It has been two weeks since the completion of the Oregon cycling tour and I haven’t unpacked yet. However this morning, I finally hung my tent up on the balcony to air out and dry and then decided to write up day 2 of the tour.
It rained overnight, so everything was wet and clean in the morning, except my chain, which was slightly rusty. Michael was the last person to get his stuff on the truck, so he continued to meet his goals.
I had never actually packed up the tent on my own and it is a task at which I do not excel. Jason packs everything up tightly and gets all the components onto a teeny tiny sac. He has figured out the best and most efficient way to pack the tent. “Follow the fold lines,” he instructs. I loosely folded the wet tent in the air trying not to get it more dirty and paid no heed to fold lines. By the end of the 2 week trip, I simply stuffed as much as possible in the sac with no time wasted on any silly folding process. Every time I packed up the tent, I could feel Jason’s disapproval. When Jason and I were first together, he, with disapproval in his eyes, would watch me pack my own clothes and then he would unpack everything I did and repack it “correctly.” After about 20 years, Jason decided that doing everything himself was more work than having me do things not quite right. In general, I could be said to have won. Our apartment is a disaster.
We left camp a little after 8 am and arrived at the restaurant with pie at 0930. The little cafe was full of cyclists and 3-4 of them were already drinking beer. I thought it a little early to be either drinking beer or having another breakfast, so I asked Michael to order me a hot chocolate (with whipped cream) and headed off to the bathroom. This restaurant has amazingly slow service. I believe that only two people were working there: the cook and a very pretty female teenager who served. I really didn’t want to miss my opportunity to order the hot chocolate, since who knew when my next ordering opportunity might occur. Michael, of course, forgot my hot chocolate. I was annoyed and Michael was annoyed to be causing disappointment. “You should have known I wouldn’t remember and not have trusted me.” Michael got over his annoyance of having been forced to disappoint someone, by realizing that the missed hot chocolate order gave him a chance to go and talk to the pretty teenager again. He gleefully ran off after the pretty girl and placed my order.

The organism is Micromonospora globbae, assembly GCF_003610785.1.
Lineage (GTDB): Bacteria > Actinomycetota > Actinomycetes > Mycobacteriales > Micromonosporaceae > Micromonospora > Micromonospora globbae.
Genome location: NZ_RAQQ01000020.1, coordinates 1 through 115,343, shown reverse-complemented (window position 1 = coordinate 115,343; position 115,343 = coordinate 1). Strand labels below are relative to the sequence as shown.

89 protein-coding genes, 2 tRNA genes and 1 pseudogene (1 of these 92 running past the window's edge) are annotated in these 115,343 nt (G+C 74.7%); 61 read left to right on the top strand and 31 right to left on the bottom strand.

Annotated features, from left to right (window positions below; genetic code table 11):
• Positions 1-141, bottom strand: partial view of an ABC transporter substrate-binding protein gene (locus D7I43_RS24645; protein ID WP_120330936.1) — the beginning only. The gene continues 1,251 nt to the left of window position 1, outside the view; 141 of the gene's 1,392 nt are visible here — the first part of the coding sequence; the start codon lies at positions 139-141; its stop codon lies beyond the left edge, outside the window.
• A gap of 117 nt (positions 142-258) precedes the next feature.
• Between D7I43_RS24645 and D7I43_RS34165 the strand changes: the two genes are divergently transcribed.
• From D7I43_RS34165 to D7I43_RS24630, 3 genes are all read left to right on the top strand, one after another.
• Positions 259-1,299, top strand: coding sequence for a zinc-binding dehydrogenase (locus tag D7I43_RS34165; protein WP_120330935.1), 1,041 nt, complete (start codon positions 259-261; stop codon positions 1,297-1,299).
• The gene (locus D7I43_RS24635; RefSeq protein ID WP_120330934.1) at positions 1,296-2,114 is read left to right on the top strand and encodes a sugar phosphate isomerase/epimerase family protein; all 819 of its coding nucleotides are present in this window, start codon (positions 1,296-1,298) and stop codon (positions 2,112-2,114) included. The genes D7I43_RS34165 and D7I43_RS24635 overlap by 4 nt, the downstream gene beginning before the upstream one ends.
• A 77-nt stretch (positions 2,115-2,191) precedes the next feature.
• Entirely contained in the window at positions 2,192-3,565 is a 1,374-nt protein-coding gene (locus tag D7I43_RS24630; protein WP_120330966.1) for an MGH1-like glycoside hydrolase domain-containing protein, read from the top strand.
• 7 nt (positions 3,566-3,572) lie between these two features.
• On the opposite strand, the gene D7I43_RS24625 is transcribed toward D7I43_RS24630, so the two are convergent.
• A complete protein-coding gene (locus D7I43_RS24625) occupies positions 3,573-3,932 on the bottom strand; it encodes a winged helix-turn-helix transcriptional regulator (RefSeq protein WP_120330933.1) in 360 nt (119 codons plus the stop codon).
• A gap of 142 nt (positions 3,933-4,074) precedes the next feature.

We were at this stop for what seemed like hours, but we eventually did hit the road again. The roads were beautifully smooth. I don’t think that I have ever ridden on roads that aren’t full of pot holes. It was a nice experience. The cars were very polite, since being polite is an easy thing to do in such a sparsely populated area. Much of the trip was in tall trees. I appreciate trees in theory, but I am fond of large open vistas and I was really happy when we came out of the trees into open ranch land between the mountain ranges. A yellow street sign along this stretch warned of “congestion.” The congestion consisted of 4 farm buildings.
Ashland got a huge quantity of rain after we had left. Everyone, but Mary, enjoyed a completely dry ride. Mary got drenched. It rained in Oakland. It never rains in July in Oakland. We however, lucked out and I arrived dry and happy with my unused rain jacket.
I liked the camp grounds. I was awoken again and again by the howling of wild dogs (coyotes?) and that was kind of cool, too.